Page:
“Of course, in the event that carbon pirates did flee, the emissions picture for Australia would improve. If those sectors seeking compensation were put in a backpack and transported offshore tomorrow, Department of Climate Change figures suggest that around 94 per cent of GDP might survive, while Australia’s emissions would drop by more than 40 per cent… In practice, they will not flee. We needn’t wait for emissions trading to confirm this, either. As we’ve seen, companies predicting carbon leakage from Australia already produce the same commodities offshore with renewable energy and vastly lower emissions-intensity. The best-known aluminum producers (Rio Tinto Alcan, Alcoa, Hydro Aluminum and Rusal) all smelt the vast majority of their aluminum with renewable power. As for LNG, industry analysts believe Australian projects will not be rendered uncompetitive if producers are forced to pay for their emissions.

Not surprisingly, ABARE found in 2007 that even if Australia acted alone in cutting greenhouse emissions, for every tonne of greenhouse gas cut only around one-tenth of a tonne would leak offshore – and compensating polluters with free permits made little difference to that.”

Tuesday, 5 April 2011

Last day with my brother: wonderful meal in an obscure restaurant

Tonight was the last night I would spend for a long time with my brother in Melbourne - for he is off tomorrow to Singapore to work in research with the National University of Singapore.

Although I thought it entirely befitting him that we three should have a special farewell meal in a restaurant, it was not until midday today that I learned he was going to do exactly this. I had to work around this schedule when planning for the meal since I was busy exchanging Mummy’s bag of gold $1 and $2 coins at the bank - and as usual I had slept in very late.

Still, I did manage to be with my mother and departing brother at the appointed time of 18:00 and we went straight to the car and towards the restaurant, which my brother said was in Holmes Road, East Brunswick. Although I knew the area extensively from tram travels, I had no idea what to expect, though my brother said it was a special pizza restaurant with exotic foods like goat’s cheese and pumpkin on pizza that did not exactly appeal to me.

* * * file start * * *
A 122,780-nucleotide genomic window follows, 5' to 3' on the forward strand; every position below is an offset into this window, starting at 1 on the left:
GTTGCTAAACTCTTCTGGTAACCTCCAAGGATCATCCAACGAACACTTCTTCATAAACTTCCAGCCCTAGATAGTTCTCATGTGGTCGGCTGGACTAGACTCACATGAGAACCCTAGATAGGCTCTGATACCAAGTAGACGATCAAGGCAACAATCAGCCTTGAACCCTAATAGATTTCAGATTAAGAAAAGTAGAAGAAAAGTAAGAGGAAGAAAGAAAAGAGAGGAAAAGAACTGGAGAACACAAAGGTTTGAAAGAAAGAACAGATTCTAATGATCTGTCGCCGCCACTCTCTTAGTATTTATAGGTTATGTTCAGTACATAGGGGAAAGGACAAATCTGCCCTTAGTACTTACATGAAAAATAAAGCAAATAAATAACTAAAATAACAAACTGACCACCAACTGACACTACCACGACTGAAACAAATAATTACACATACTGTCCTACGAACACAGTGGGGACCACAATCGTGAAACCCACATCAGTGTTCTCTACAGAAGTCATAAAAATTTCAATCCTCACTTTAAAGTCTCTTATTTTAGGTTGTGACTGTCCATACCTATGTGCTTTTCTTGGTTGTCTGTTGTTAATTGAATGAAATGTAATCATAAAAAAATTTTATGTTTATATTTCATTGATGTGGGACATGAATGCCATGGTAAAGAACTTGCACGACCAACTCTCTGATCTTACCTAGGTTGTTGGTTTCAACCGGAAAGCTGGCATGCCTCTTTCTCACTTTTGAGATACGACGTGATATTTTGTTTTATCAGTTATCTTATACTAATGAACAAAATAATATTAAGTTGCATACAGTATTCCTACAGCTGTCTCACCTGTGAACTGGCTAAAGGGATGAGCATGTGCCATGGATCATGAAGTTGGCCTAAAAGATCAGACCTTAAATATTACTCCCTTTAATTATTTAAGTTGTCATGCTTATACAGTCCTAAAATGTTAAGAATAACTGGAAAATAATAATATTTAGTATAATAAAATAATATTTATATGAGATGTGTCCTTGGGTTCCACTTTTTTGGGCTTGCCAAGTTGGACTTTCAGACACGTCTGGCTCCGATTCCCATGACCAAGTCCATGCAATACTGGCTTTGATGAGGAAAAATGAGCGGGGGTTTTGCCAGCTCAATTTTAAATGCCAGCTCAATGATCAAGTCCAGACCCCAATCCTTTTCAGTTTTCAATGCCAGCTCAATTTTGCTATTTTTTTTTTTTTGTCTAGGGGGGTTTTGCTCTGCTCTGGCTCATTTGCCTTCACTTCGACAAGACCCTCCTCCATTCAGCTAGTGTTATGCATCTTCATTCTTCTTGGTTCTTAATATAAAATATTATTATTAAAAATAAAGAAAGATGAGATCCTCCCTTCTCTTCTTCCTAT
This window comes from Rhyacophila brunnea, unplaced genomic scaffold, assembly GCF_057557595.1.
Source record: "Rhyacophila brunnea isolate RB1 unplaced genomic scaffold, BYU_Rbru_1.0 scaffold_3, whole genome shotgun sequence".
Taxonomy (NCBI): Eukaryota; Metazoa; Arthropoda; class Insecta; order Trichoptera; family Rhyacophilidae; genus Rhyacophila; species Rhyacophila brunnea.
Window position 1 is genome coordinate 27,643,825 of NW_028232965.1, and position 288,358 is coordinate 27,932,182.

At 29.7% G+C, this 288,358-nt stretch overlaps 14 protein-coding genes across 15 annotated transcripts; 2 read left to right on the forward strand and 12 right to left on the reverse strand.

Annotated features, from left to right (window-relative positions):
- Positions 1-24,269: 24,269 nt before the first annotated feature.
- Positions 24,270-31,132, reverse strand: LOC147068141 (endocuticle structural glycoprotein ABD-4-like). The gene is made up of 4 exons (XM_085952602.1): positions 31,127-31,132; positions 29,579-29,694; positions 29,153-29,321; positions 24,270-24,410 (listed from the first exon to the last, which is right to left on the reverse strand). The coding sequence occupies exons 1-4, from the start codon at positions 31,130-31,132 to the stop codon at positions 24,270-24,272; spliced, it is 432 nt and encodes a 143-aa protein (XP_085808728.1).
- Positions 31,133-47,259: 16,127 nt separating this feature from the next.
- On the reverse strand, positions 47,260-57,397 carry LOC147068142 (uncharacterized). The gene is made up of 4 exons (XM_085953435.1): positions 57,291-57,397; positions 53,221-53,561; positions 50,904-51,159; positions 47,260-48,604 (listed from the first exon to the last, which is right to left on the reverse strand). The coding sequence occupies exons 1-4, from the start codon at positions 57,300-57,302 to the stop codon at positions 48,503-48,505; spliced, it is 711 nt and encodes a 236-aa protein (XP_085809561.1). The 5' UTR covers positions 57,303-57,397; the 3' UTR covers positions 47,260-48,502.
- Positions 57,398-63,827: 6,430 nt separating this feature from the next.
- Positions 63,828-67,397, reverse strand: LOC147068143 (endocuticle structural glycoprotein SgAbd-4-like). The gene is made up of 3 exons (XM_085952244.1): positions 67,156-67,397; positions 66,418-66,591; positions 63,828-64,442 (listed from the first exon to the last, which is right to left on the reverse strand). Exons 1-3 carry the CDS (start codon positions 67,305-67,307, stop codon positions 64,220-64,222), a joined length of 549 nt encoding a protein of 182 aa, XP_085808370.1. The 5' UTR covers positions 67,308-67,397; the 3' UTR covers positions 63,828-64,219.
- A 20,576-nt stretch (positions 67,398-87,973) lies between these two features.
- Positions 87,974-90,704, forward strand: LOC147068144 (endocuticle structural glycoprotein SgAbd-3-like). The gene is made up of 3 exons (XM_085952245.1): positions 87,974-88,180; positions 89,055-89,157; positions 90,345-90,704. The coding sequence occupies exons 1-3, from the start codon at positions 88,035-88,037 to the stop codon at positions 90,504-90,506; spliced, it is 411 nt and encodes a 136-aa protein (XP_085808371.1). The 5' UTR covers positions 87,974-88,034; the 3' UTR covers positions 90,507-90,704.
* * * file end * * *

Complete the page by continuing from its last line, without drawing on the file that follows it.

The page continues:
When my brother showed Mummy and me the restaurant, we went in to a mostly empty but well-maintained house that had a charming old feel. I looked at the menu and was not sure what to order, considering a pizza that Mummy warned against because of its hot chili before settling on a salmon one with roe (salmon eggs) that I had never tasted before. Although my brother said it would be tasty, I was very surprised at what I tasted. The flavour of both the salmon and the roe was quite different from anything I had tasted before and extremely distinctive and impressive, and that of Mummy’s pizza with it’s goats‘ cheese equally good. There was also some mouthwatering mandarin-flavoured mineral water that had much more real taste than the drinks i often but for home use or for drinking when I go on longer cycles. I could taste the flavour so intensely that I wanted to drink it in tiny sips so that I would not have it drunk up before the main meal came. (Despite my efforts, I did meet with that fate as usual).

To finish off one of the best meals I have had was a banana “pizza” (more like a pie in reality) with some quite impressive vanilla ice cream. Although - with much later regret as well as dislike form my mother - I consistently buy commercial type ice creams, I have known for a long time that top quality ice creams which we still occasionally have for dessert are totally different from parlour ones.